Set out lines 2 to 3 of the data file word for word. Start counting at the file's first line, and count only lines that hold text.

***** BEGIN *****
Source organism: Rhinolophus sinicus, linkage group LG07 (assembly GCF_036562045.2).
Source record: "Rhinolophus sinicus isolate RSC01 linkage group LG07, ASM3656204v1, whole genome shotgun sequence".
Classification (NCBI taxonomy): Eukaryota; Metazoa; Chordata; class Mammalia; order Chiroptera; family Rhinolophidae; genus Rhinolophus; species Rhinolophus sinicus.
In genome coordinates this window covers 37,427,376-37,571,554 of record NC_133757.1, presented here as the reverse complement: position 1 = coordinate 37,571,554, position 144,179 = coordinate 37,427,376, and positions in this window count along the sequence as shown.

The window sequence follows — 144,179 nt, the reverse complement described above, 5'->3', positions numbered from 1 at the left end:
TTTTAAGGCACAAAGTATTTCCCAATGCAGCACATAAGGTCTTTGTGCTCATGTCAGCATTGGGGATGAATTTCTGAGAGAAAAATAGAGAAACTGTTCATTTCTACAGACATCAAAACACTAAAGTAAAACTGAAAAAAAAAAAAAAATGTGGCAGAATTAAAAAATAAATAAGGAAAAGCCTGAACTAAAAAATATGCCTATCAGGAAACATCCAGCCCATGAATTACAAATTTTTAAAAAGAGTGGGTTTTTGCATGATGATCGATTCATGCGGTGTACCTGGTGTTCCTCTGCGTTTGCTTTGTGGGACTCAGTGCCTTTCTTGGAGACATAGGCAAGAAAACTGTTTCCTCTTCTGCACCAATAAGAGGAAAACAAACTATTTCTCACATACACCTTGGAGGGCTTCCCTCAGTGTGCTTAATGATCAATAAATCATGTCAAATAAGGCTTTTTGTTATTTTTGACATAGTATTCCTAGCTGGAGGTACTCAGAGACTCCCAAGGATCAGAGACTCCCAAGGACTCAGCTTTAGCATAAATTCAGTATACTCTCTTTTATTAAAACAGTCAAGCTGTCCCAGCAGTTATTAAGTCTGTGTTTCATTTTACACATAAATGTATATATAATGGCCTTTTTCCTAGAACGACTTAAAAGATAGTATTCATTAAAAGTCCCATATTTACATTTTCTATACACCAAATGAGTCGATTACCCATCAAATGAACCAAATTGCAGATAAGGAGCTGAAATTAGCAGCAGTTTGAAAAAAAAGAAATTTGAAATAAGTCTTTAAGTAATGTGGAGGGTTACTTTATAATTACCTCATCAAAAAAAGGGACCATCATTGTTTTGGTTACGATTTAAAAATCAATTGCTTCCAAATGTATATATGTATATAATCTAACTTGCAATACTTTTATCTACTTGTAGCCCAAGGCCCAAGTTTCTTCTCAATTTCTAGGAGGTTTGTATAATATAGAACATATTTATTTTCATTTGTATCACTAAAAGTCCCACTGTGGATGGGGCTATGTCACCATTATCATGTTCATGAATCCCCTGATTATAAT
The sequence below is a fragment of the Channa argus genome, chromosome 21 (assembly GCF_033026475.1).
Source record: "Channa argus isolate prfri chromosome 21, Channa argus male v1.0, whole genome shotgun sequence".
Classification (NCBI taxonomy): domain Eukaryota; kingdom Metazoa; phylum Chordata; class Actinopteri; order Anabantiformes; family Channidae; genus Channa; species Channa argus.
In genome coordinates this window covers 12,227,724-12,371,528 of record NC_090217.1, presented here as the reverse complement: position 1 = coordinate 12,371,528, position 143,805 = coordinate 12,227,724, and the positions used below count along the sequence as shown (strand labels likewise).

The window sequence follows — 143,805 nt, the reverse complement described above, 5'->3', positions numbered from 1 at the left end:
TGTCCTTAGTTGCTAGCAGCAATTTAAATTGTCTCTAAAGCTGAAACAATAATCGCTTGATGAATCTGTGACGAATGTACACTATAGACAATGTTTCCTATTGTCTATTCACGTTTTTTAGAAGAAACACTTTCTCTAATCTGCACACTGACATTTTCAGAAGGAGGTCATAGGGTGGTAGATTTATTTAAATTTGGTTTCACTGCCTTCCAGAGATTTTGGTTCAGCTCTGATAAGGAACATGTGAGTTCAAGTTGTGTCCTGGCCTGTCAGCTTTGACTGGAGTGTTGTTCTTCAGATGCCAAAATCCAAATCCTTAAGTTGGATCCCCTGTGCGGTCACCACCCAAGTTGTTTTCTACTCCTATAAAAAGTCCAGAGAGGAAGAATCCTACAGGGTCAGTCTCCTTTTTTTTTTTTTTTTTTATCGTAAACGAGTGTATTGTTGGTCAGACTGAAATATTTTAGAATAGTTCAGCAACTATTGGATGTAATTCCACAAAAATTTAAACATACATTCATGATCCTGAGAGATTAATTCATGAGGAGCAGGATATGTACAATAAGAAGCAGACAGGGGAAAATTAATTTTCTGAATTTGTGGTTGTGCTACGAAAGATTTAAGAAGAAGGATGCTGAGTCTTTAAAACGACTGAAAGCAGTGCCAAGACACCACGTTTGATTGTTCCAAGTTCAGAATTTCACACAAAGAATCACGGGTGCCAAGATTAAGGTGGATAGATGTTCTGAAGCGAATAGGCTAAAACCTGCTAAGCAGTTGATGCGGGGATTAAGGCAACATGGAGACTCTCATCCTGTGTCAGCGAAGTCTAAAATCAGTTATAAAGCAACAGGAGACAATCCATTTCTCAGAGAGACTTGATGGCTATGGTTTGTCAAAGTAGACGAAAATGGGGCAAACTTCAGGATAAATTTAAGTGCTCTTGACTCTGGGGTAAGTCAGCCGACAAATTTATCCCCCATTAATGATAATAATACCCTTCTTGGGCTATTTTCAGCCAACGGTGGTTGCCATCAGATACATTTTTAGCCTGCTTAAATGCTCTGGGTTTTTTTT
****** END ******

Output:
Source record: "Rhinolophus sinicus isolate RSC01 linkage group LG07, ASM3656204v1, whole genome shotgun sequence".
Classification (NCBI taxonomy): Eukaryota; Metazoa; Chordata; class Mammalia; order Chiroptera; family Rhinolophidae; genus Rhinolophus; species Rhinolophus sinicus.